Whenever a company employee receives a promotion over someone else, there's usually reason for tension. In many cases, the person being passed over believes they were shortchanged. And then the situation often creates additional controversy, which can lead to further dysfunction. For Tampa Bay
Buccaneers offensive coordinator Byron Leftwich, not being promoted after Bruce Arians' retirement is an organizational decision that could haunt them.
There's a reason why Super Bowl 56 featured a pair of offensive-minded head coaches that were cut from the same cloth. Zac Taylor is an apple off of Sean McVay's coaching tree -- and in today's scoring-driven league, the prototype teams commonly seek out when picking their next leader. Leftwich was a hot commodity in coaching musical chairs this offseason, but he was left without a seat when the music stopped playing, for several reasons. The 42-year-old came quite close to being hired by his former team, the Jacksonville Jaguars, before reports indicated his unwillingness to work with GM Trent Baalke.
If NFL teams have learned anything from previous occasions where a power struggle transpired between a franchise quarterback, coach, and front office, it's that the player can, and should, get his way. In 2020, Ben Roethlisberger effectively forced Randy Fichtner out as the Pittsburgh Steelers' coordinator, in favor of quarterbacks coach Matt Canada, which is representative of other times similar moves have happened.
The myriad of dysfunction taking place within NFL organizations has come to light over the past few months. First, it was the Miami Dolphins' firing of Brian Flores, which was followed by serious allegations of racism. Then it was the Washington Commanders' scandal bubbling to the surface yet again. The NFL has looked slimier and sleazier by the month, and appears in massive need of corporate overhaul.
The bottom line is, pro sports teams and leagues aren't that different from the corporations, in which white-collar employees button up their shirts and push pencils around in the week. Management has favorites, unfairness transpires regularly, and the employees often go through the same range of emotions as people working anywhere else.
As one of the league's biggest up-and-comers, Leftwich has to feel snubbed. Maybe Donald Duck could be trained to be Tom Brady's offensive coordinator, but Leftwich has done an excellent job managing and getting along with the legendary quarterback at this stage in his career. He's taken some of the load off with a healthy mix of runs and short passes, and done an exceptional job calling plays and designing gameplans.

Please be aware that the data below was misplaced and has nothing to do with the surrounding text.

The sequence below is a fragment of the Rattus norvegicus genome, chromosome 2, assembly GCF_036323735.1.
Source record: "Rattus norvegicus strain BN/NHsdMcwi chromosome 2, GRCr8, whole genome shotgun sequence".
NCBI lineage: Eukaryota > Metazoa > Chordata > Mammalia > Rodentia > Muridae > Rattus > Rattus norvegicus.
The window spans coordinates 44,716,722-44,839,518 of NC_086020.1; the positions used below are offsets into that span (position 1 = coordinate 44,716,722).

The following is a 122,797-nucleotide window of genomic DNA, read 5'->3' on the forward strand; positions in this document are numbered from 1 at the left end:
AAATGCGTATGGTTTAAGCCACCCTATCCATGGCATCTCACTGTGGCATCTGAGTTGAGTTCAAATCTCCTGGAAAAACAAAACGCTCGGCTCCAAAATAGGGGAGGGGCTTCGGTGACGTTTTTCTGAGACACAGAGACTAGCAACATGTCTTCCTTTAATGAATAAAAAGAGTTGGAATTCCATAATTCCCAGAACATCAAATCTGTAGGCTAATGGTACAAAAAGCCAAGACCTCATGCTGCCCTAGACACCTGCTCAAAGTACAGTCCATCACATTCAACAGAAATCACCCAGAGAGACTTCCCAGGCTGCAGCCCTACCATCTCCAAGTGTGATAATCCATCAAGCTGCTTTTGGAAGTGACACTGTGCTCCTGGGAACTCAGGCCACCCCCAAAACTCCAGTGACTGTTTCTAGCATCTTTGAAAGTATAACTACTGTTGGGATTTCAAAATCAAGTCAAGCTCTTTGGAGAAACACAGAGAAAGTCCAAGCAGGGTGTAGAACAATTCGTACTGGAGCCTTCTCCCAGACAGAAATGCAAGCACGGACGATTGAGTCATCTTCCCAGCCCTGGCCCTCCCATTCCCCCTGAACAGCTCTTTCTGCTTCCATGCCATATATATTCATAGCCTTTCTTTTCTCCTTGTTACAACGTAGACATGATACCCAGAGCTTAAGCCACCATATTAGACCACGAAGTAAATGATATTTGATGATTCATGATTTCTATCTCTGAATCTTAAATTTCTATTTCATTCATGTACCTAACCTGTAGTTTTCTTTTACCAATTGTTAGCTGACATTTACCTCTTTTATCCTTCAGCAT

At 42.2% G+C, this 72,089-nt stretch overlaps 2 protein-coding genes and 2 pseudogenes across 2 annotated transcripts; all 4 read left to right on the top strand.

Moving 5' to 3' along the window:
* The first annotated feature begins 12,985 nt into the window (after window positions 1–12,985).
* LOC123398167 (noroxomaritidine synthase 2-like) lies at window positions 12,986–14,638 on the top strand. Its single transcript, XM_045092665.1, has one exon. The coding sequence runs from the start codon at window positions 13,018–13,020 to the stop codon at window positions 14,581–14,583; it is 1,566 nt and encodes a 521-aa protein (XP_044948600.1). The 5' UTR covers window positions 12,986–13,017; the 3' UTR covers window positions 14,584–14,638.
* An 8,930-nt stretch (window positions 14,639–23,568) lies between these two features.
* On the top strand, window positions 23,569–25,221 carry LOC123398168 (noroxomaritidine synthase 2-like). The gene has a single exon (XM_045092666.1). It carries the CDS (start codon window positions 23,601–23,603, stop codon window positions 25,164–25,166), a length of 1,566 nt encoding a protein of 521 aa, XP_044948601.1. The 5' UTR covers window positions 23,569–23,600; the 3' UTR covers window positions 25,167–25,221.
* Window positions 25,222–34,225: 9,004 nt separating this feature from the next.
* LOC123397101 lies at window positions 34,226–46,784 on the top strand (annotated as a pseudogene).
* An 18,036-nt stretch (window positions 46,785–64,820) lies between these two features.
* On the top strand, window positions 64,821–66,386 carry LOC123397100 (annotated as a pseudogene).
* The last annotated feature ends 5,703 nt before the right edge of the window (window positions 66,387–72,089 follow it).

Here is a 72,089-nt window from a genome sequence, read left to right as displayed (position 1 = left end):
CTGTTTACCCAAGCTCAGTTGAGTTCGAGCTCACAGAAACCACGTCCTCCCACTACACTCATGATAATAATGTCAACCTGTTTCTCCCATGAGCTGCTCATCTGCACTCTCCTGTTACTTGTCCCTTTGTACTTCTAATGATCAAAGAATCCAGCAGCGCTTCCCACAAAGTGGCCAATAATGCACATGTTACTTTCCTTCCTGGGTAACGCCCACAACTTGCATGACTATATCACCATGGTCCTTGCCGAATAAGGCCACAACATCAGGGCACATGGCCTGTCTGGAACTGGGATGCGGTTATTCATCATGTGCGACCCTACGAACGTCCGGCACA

Bowles deserves a second chance as a head coach, after reinventing himself with the Buccaneers. But it should've been somewhere else -- offensive guys have proven to be perfect at running teams. In that sense, Leftwich must feel like the employee who consistently came in early and stayed late at the office, only to be passed over for a promotion in favor of someone who bowed out early for cocktail hour and showed up an hour late everyday.
Aside from having zero head coaching experience, there were no other major drawbacks of giving him the nod. Of course, history involving the promotion of innovative, offensive-oriented guys is mixed. In Cleveland, ownership rode the hot hand of Freddie Kitchens through the back end of 2018 and promoted him to head coach for 2019. Kitchens was a one-and-done, took a demotion two steps down -- becoming the New York Giants tight ends coach in 2020 -- and Baker Mayfield has never returned to the same level of prominence we saw during that stretch.
But he was clearly in over his head, and hiring another first-time head coach in Kevin Stefanski yielded more favorable results. The NFL is trending toward rolling the dice on first-time, offensive-minded head coaches. And in that line of thought, Leftwich was the flashier option. For the 2022 campaign, he'll be back calling Tampa Bay's plays. Giving Bowles a massive five-year extension increases the likelihood that Leftwich eventually departs for a job elsewhere, and there's no telling if the next guy meshes as well with the team.
As far as the dilemma of which guy they'd rather lose, retaining the offensive coordinator who pleased the quarterback and had the offense clicking on all cylinders was more beneficial than prioritizing prior experience. Yes, Bowles is a great defensive mind. But in New York, as the Jets' leader, he struggled to control the locker room and keep guys dialed-in on a weekly basis.
By picking Bowles instead of Leftwich, the Buccaneers are risking disrupting the team chemistry and flow that had them poised to be a powerhouse over the next couple of seasons. If this decision ends up backfiring, Brady could be compelled to take his final victory lap further south in Miami, rather than remaining in Tampa.
Jack Stern is a columnist and an associate producer for CBS Sports Radio. You can follow him on Twitter @J_Stern97.